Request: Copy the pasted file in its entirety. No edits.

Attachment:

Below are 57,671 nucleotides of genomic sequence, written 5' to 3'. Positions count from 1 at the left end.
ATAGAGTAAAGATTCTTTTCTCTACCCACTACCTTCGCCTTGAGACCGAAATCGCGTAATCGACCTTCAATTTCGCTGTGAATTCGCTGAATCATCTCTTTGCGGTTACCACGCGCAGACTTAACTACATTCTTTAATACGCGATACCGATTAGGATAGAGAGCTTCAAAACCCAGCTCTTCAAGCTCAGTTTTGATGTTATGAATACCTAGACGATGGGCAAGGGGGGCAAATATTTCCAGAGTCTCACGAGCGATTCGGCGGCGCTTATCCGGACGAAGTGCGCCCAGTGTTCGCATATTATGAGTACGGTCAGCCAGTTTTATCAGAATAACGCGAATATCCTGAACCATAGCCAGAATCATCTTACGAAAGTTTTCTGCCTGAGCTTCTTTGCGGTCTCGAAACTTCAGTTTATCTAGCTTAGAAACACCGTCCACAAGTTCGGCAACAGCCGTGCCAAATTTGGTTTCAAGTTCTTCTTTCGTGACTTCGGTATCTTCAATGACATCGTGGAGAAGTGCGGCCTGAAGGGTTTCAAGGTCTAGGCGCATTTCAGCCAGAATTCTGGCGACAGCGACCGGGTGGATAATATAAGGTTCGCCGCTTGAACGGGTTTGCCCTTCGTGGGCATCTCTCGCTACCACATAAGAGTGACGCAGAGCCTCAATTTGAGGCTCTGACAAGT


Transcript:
Below are 57,671 nucleotides of genomic sequence, written 5' to 3'. Positions count from 1 at the left end.
ATAGAGTAAAGATTCTTTTCTCTACCCACTACCTTCGCCTTGAGACCGAAATCGCGTAATCGACCTTCAATTTCGCTGTGAATTCGCTGAATCATCTCTTTGCGGTTACCACGCGCAGACTTAACTACATTCTTTAATACGCGATACCGATTAGGATAGAGAGCTTCAAAACCCAGCTCTTCAAGCTCAGTTTTGATGTTATGAATACCTAGACGATGGGCAAGGGGGGCAAATATTTCCAGAGTCTCACGAGCGATTCGGCGGCGCTTATCCGGACGAAGTGCGCCCAGTGTTCGCATATTATGAGTACGGTCAGCCAGTTTTATCAGAATAACGCGAATATCCTGAACCATAGCCAGAATCATCTTACGAAAGTTTTCTGCCTGAGCTTCTTTGCGGTCTCGAAACTTCAGTTTATCTAGCTTAGAAACACCGTCCACAAGTTCGGCAACAGCCGTGCCAAATTTGGTTTCAAGTTCTTCTTTCGTGACTTCGGTATCTTCAATGACATCGTGGAGAAGTGCGGCCTGAAGGGTTTCAAGGTCTAGGCGCATTTCAGCCAGAATTCTGGCGACAGCGACCGGGTGGATAATATAAGGTTCGCCGCTTGAACGGGTTTGCCCTTCGTGGGCATCTCTCGCTACCACATAAGAGTGACGCAGAGCCTCAATTTGAGGCTCTGACAAGT